What American Airlines is carelessly doing is having a great effect on the mental, emotional and physical health of our FAAmily; more than people know.
I want to let the public know, how cruel American Airlines is and that something needs to be done NOW to stop their blunt mistreatment to their Flight Attendants.
Flight Attendants sleeping out of their cars, having to go find 2-3 jobs just to make ends meet and applying for government assistance is an outrage. None of these things should be happening. Our job is not part-time. This is a FULL-TIME JOB. This is modern day employee slavery.
We are a FAAmily of 28,000 Flight Attendants.
FA’s sleeping out of their cars, having to go find 2-3 jobs just to make ends meet and applying for government assistance is an outrage…Our job is not part-time. This is a FULL-TIME JOB.
If it weren’t for my husband’s second income, I would not be able to survive. The fact that I’ve been at this job for almost 8 years and I’m still struggling is so ridiculous. I feel so bad for these new hires! it’s unlivable wages!!
I’m a year and a half in. I’m 50 years old and can’t afford to live on my own. I rent a room with wonderful people. I’m truly grateful. But I work 3 jobs just to pay my bills. I struggle and I should not struggle at this time in my life. ..We deserve a worthy contract to be paid for our worth. I’m tired of working multiple jobs just to live. I would have to work 5 jobs to live on my own. I don’t have a husband…I have barely been able to buy anything for Christmas…just a little present for my kids and my parents and it’s not much.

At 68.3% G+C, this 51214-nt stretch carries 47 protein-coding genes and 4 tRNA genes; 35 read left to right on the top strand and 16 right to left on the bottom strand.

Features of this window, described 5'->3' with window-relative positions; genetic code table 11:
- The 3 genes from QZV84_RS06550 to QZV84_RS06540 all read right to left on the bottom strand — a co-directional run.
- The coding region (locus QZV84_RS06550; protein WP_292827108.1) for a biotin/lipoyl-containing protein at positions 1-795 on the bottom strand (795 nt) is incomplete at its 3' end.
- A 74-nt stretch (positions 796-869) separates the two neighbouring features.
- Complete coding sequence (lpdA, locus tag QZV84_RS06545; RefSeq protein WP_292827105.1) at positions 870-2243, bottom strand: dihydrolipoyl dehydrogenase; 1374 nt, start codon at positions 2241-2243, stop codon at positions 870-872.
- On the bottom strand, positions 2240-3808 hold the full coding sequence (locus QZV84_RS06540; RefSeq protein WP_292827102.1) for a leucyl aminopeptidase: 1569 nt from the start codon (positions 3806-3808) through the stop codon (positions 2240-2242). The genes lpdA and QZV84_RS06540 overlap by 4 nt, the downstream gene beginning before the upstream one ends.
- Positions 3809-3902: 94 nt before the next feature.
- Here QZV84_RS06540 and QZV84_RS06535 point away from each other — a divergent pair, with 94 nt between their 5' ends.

I flew with a newbie that looked so tired and hungry. Literally. She had holes in her shoes. She was working another job along with being an FA and told me she has to pick between paying her bills and food. I fed her every leg I could and the crew shared food with her. SO MANY FA’s are STRUGGLING. A couple dollars to their name after they pay bills. Selling their cars, moving in with parents etc.
I had to call out sick on reserve on month because I didn’t have money for gas and toll to get ot the airport or to get any groceries to make food for the trip. Snacking from the first class basket has helped, but only does so much.
Working As A Flight Attendant Can Be Rough
Working as a flight attendant can be a rough life. Here are 9 reasons why, 8 of which aren’t even the pay.
- Currently American Airlines flight attendant pay ranges from $30.35 in the first year, $54.75 after 10 years, and tops out at $68.25 after 13 years.
- APFA wants $41 – $92 per hour.
There’s no question that it’s tough to live on $30,000 a year at the start. In inflation-adjusted terms that’s what the $21,000 I made right out of school is worth today. It’s fine if you’re not trying to support a family, but there’s not a lot of space for luxuries. Many flight attendants work a second job.
If you live somewhere other than where you’re based, things are tougher. You need to chip in for a shared “crash pad” so that you’re available at your ‘base’ city when you’re scheduled to work, especially when you’re on reserve.
But It’s Not ‘Modern Slavery’
Let’s dispense with the notion that this is ‘modern day slavery.’ Working as a flight attendant for American Airlines is 100% voluntary. It’s not even indentured servitude, crewmembers can leave whenever they wish.
Any ‘lock-in’ effect in the job is the result of union-led seniority. A flight attendant can’t just go get a job as cabin crew at another U.S. airline without taking a pay cut, since they’d start at the bottom of the seniority list.